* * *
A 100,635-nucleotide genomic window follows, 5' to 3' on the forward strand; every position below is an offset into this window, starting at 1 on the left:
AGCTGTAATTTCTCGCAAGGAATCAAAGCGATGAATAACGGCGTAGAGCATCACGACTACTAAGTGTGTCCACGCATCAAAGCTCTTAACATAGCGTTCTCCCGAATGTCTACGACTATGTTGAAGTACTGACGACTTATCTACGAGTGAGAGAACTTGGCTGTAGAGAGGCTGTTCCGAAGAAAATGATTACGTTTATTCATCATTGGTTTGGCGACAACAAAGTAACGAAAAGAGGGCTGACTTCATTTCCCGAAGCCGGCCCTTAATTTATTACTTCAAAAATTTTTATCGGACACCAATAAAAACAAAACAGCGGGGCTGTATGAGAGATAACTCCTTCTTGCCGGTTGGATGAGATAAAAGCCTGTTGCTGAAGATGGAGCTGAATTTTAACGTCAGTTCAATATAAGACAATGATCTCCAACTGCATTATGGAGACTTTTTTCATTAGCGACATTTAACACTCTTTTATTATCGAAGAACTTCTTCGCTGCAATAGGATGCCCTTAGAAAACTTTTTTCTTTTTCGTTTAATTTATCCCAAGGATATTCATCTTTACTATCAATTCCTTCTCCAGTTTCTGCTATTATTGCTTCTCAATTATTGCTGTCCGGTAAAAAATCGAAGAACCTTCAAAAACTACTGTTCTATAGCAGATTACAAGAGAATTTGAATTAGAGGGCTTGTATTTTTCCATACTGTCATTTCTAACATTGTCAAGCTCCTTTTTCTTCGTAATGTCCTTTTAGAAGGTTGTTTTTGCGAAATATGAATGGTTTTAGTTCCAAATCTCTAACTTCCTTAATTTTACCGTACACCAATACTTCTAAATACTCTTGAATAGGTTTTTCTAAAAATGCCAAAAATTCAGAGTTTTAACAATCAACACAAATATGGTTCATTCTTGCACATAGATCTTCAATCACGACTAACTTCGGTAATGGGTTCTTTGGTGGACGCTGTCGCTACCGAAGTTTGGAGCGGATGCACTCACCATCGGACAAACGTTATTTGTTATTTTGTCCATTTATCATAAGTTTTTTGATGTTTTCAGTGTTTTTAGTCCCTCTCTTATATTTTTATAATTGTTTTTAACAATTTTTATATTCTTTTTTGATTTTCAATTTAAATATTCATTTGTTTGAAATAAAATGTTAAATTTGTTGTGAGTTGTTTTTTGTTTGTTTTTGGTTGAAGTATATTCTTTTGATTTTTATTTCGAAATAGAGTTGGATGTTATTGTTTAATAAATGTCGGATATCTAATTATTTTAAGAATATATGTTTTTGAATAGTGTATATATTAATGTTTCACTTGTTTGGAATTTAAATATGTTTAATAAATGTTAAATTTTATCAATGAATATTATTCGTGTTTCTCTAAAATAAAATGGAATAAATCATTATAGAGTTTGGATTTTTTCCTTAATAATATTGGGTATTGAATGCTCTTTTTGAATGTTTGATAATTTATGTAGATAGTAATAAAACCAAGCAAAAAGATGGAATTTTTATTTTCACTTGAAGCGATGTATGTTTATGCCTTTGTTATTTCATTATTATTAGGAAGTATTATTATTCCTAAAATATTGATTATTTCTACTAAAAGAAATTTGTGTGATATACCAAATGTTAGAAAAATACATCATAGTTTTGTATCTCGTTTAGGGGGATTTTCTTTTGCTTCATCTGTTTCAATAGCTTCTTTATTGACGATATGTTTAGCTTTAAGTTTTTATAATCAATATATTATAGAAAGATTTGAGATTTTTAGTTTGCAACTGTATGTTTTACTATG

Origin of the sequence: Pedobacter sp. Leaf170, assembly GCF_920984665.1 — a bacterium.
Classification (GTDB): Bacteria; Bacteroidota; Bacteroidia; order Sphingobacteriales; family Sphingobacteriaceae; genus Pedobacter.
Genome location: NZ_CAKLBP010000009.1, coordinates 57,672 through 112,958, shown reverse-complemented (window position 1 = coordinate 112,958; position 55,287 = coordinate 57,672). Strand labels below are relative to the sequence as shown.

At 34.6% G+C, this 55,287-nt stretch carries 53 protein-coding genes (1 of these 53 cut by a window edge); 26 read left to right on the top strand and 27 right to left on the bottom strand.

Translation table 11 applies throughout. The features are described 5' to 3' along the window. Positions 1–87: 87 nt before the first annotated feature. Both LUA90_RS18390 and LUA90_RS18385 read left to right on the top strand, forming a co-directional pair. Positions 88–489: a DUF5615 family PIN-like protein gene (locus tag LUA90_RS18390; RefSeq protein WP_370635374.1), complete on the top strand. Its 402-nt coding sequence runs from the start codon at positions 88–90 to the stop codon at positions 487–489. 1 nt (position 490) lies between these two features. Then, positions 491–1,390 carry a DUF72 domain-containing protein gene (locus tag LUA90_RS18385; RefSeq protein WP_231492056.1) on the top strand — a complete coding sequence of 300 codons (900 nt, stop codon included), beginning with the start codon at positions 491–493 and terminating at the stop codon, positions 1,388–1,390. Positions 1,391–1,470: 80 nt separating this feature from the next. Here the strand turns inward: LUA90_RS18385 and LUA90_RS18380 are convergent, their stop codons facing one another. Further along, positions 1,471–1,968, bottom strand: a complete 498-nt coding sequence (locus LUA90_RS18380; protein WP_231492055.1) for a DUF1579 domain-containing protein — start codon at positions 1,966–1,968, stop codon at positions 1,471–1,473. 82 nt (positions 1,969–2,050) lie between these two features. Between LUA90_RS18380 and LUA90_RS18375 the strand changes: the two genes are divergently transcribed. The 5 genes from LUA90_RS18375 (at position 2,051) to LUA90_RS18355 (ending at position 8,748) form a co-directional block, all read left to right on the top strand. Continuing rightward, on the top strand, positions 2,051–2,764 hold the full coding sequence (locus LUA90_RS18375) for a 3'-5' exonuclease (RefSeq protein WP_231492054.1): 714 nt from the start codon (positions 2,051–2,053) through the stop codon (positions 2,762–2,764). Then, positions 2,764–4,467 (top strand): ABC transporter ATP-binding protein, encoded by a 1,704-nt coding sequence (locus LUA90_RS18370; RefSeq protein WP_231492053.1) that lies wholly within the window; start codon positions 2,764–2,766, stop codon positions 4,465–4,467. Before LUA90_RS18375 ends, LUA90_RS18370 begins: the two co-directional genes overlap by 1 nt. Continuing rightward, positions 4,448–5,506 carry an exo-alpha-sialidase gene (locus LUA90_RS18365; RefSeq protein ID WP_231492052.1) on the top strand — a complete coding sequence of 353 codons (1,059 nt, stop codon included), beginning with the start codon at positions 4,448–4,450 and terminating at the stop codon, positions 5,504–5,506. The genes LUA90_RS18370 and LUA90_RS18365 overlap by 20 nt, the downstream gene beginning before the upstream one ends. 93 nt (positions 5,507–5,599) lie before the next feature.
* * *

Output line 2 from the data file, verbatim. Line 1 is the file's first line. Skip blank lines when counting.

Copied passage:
AGCTGTAATTTCTCGCAAGGAATCAAAGCGATGAATAACGGCGTAGAGCATCACGACTACTAAGTGTGTCCACGCATCAAAGCTCTTAACATAGCGTTCTCCCGAATGTCTACGACTATGTTGAAGTACTGACGACTTATCTACGAGTGAGAGAACTTGGCTGTAGAGAGGCTGTTCCGAAGAAAATGATTACGTTTATTCATCATTGGTTTGGCGACAACAAAGTAACGAAAAGAGGGCTGACTTCATTTCCCGAAGCCGGCCCTTAATTTATTACTTCAAAAATTTTTATCGGACACCAATAAAAACAAAACAGCGGGGCTGTATGAGAGATAACTCCTTCTTGCCGGTTGGATGAGATAAAAGCCTGTTGCTGAAGATGGAGCTGAATTTTAACGTCAGTTCAATATAAGACAATGATCTCCAACTGCATTATGGAGACTTTTTTCATTAGCGACATTTAACACTCTTTTATTATCGAAGAACTTCTTCGCTGCAATAGGATGCCCTTAGAAAACTTTTTTCTTTTTCGTTTAATTTATCCCAAGGATATTCATCTTTACTATCAATTCCTTCTCCAGTTTCTGCTATTATTGCTTCTCAATTATTGCTGTCCGGTAAAAAATCGAAGAACCTTCAAAAACTACTGTTCTATAGCAGATTACAAGAGAATTTGAATTAGAGGGCTTGTATTTTTCCATACTGTCATTTCTAACATTGTCAAGCTCCTTTTTCTTCGTAATGTCCTTTTAGAAGGTTGTTTTTGCGAAATATGAATGGTTTTAGTTCCAAATCTCTAACTTCCTTAATTTTACCGTACACCAATACTTCTAAATACTCTTGAATAGGTTTTTCTAAAAATGCCAAAAATTCAGAGTTTTAACAATCAACACAAATATGGTTCATTCTTGCACATAGATCTTCAATCACGACTAACTTCGGTAATGGGTTCTTTGGTGGACGCTGTCGCTACCGAAGTTTGGAGCGGATGCACTCACCATCGGACAAACGTTATTTGTTATTTTGTCCATTTATCATAAGTTTTTTGATGTTTTCAGTGTTTTTAGTCCCTCTCTTATATTTTTATAATTGTTTTTAACAATTTTTATATTCTTTTTTGATTTTCAATTTAAATATTCATTTGTTTGAAATAAAATGTTAAATTTGTTGTGAGTTGTTTTTTGTTTGTTTTTGGTTGAAGTATATTCTTTTGATTTTTATTTCGAAATAGAGTTGGATGTTATTGTTTAATAAATGTCGGATATCTAATTATTTTAAGAATATATGTTTTTGAATAGTGTATATATTAATGTTTCACTTGTTTGGAATTTAAATATGTTTAATAAATGTTAAATTTTATCAATGAATATTATTCGTGTTTCTCTAAAATAAAATGGAATAAATCATTATAGAGTTTGGATTTTTTCCTTAATAATATTGGGTATTGAATGCTCTTTTTGAATGTTTGATAATTTATGTAGATAGTAATAAAACCAAGCAAAAAGATGGAATTTTTATTTTCACTTGAAGCGATGTATGTTTATGCCTTTGTTATTTCATTATTATTAGGAAGTATTATTATTCCTAAAATATTGATTATTTCTACTAAAAGAAATTTGTGTGATATACCAAATGTTAGAAAAATACATCATAGTTTTGTATCTCGTTTAGGGGGATTTTCTTTTGCTTCATCTGTTTCAATAGCTTCTTTATTGACGATATGTTTAGCTTTAAGTTTTTATAATCAATATATTATAGAAAGATTTGAGATTTTTAGTTTGCAACTGTATGTTTTACTATG